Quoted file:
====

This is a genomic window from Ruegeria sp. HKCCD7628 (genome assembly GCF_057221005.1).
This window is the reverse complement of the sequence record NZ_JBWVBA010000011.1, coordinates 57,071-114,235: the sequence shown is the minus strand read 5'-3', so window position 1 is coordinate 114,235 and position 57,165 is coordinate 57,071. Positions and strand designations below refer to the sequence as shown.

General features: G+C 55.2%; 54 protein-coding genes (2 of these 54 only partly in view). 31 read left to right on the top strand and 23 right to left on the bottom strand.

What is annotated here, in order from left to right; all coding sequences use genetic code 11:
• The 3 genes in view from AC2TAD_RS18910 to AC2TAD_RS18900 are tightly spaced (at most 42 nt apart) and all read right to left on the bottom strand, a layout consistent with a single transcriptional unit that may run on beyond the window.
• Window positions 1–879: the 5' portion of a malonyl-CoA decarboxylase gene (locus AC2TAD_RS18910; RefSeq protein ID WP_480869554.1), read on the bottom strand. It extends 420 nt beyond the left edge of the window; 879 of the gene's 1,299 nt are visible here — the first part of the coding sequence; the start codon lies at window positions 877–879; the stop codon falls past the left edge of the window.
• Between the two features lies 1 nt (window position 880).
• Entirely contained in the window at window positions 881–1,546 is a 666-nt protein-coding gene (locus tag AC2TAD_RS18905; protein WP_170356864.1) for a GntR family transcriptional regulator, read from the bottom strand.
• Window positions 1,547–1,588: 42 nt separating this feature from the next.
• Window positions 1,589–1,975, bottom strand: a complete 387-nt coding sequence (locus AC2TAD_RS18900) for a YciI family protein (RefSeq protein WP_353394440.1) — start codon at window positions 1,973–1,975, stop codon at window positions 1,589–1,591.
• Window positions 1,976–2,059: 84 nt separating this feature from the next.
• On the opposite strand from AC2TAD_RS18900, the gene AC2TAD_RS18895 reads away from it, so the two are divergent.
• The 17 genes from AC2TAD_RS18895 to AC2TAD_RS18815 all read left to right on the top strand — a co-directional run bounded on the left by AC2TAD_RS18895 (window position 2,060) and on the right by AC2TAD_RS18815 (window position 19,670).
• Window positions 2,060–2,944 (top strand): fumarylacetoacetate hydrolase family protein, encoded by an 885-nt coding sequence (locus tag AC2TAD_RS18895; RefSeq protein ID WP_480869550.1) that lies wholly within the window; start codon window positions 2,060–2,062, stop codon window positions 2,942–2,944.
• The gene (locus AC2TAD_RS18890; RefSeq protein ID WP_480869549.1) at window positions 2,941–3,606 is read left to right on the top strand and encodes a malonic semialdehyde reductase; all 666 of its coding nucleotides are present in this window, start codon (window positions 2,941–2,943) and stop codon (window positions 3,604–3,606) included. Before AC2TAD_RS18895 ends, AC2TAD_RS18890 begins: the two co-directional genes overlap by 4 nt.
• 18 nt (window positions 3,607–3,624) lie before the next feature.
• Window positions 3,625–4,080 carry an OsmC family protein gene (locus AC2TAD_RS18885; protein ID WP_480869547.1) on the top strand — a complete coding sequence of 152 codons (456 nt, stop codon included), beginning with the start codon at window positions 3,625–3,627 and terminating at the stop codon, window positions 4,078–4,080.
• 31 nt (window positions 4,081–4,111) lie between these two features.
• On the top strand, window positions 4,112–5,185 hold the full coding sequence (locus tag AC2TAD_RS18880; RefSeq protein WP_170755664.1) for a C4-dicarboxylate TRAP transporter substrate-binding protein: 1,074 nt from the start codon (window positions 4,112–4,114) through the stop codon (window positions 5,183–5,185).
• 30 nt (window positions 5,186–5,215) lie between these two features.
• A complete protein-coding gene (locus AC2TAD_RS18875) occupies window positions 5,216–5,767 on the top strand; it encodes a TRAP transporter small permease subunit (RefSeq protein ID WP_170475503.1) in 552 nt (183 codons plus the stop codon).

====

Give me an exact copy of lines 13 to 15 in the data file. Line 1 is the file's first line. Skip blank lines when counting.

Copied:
• The 17 genes from AC2TAD_RS18895 to AC2TAD_RS18815 all read left to right on the top strand — a co-directional run bounded on the left by AC2TAD_RS18895 (window position 2,060) and on the right by AC2TAD_RS18815 (window position 19,670).
• Window positions 2,060–2,944 (top strand): fumarylacetoacetate hydrolase family protein, encoded by an 885-nt coding sequence (locus tag AC2TAD_RS18895; RefSeq protein ID WP_480869550.1) that lies wholly within the window; start codon window positions 2,060–2,062, stop codon window positions 2,942–2,944.
• The gene (locus AC2TAD_RS18890; RefSeq protein ID WP_480869549.1) at window positions 2,941–3,606 is read left to right on the top strand and encodes a malonic semialdehyde reductase; all 666 of its coding nucleotides are present in this window, start codon (window positions 2,941–2,943) and stop codon (window positions 3,604–3,606) included. Before AC2TAD_RS18895 ends, AC2TAD_RS18890 begins: the two co-directional genes overlap by 4 nt.